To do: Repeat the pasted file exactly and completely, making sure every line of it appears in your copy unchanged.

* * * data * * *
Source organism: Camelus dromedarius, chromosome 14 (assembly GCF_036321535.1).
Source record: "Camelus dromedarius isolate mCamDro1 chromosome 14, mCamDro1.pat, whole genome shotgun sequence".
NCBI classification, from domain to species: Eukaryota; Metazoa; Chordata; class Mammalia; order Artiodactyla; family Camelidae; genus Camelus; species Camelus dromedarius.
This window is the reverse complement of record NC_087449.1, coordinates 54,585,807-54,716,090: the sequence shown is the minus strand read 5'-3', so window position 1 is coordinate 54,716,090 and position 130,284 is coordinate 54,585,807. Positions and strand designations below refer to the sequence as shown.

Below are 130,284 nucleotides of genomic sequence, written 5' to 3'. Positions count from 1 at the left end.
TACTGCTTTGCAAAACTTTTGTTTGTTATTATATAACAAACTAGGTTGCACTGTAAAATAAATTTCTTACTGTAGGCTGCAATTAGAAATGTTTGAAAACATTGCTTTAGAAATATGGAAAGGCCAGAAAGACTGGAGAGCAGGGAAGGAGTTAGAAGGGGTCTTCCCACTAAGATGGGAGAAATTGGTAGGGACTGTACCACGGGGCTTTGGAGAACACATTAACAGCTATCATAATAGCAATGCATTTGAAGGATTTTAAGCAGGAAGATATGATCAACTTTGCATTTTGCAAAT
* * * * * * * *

Source organism: Camelus dromedarius, chromosome 14 (assembly GCF_036321535.1).
Source record: "Camelus dromedarius isolate mCamDro1 chromosome 14, mCamDro1.pat, whole genome shotgun sequence".
NCBI classification, from domain to species: Eukaryota; Metazoa; Chordata; class Mammalia; order Artiodactyla; family Camelidae; genus Camelus; species Camelus dromedarius.
This window is the reverse complement of record NC_087449.1, coordinates 54,585,807-54,716,090: the sequence shown is the minus strand read 5'-3', so window position 1 is coordinate 54,716,090 and position 130,284 is coordinate 54,585,807. Positions and strand designations below refer to the sequence as shown.

Below are 130,284 nucleotides of genomic sequence, written 5' to 3'. Positions count from 1 at the left end.
TACTGCTTTGCAAAACTTTTGTTTGTTATTATATAACAAACTAGGTTGCACTGTAAAATAAATTTCTTACTGTAGGCTGCAATTAGAAATGTTTGAAAACATTGCTTTAGAAATATGGAAAGGCCAGAAAGACTGGAGAGCAGGGAAGGAGTTAGAAGGGGTCTTCCCACTAAGATGGGAGAAATTGGTAGGGACTGTACCACGGGGCTTTGGAGAACACATTAACAGCTATCATAATAGCAATGCATTTGAAGGATTTTAAGCAGGAAGATATGATCAACTTTGCATTTTGCAAAT